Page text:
Re: RAID Sizes (was Re: Why do people in the UK put a u in the word color?)
Willie Wonka <firstname.lastname@example.org> wrote:
> Actually - Block sizes are what they are (in binary), because computers
> use Binary language to communicate/operate...Many HDD manufacturers
> just like to *lie* and use a diff integer base (base10)...to make the
> HDD look larger. Remember (if you use their base10 game) you lose
> approximately 99GiB per every TeraByte of space;
> 1 TB = 10^12 = 1,000,000,000,000 (base10 - decimal)
> 1 TiB = 2^40 = 1,099,511,627,776 (base2 - binary)
Your calculation is correct, but I would think the other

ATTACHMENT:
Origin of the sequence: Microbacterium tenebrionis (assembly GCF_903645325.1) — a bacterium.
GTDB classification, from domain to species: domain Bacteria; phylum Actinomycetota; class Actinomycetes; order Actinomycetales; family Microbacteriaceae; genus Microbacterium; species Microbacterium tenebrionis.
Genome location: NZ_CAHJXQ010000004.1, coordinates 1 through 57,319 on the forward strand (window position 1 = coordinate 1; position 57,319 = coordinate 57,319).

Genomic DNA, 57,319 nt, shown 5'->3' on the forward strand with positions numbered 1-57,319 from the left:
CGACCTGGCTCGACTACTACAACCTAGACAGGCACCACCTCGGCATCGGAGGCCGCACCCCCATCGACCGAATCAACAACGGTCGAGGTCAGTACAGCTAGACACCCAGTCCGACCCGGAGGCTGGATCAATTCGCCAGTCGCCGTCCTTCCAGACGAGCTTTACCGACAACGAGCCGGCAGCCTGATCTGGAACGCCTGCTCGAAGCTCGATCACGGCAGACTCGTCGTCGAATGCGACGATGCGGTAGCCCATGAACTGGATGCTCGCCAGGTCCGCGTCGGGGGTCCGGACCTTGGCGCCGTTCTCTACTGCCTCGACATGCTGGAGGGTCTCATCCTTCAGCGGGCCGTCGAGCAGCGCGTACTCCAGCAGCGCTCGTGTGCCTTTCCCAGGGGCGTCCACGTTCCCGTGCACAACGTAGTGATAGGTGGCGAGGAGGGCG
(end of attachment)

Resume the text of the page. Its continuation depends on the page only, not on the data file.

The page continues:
way about this issue. Manufacturers will sell HDD of
1 TB = 1000 GB which is aprox. 931 GiB. So you loose 69 GiB for every
Here is what I know about HDDs and stuff, someone please correct me if
Tracks are something else. Physically a HDD is divided into cylinders,
heads, tracks and sectors. A track contains more sectors. I would have
to draw to explain this nice, but I'm sure you can find that on the web.
The smallest physical unit is the sector which is always 512 B.
When you format a partition you divide it in allocation units. In *nix
they are called blocks, in MS clusters. If you make the allocation
units to big you lose space (slack), if you make them too small you
might hit filesystem limitations, because the address space is limited.
This is why MS had to switch from FAT16 to FAT32.
Because a sector is 512 B an allocation unit can not be smaller
then 512 B, and is always a multiple of 512 B.
If you can't explain it simply, you don't understand it well enough.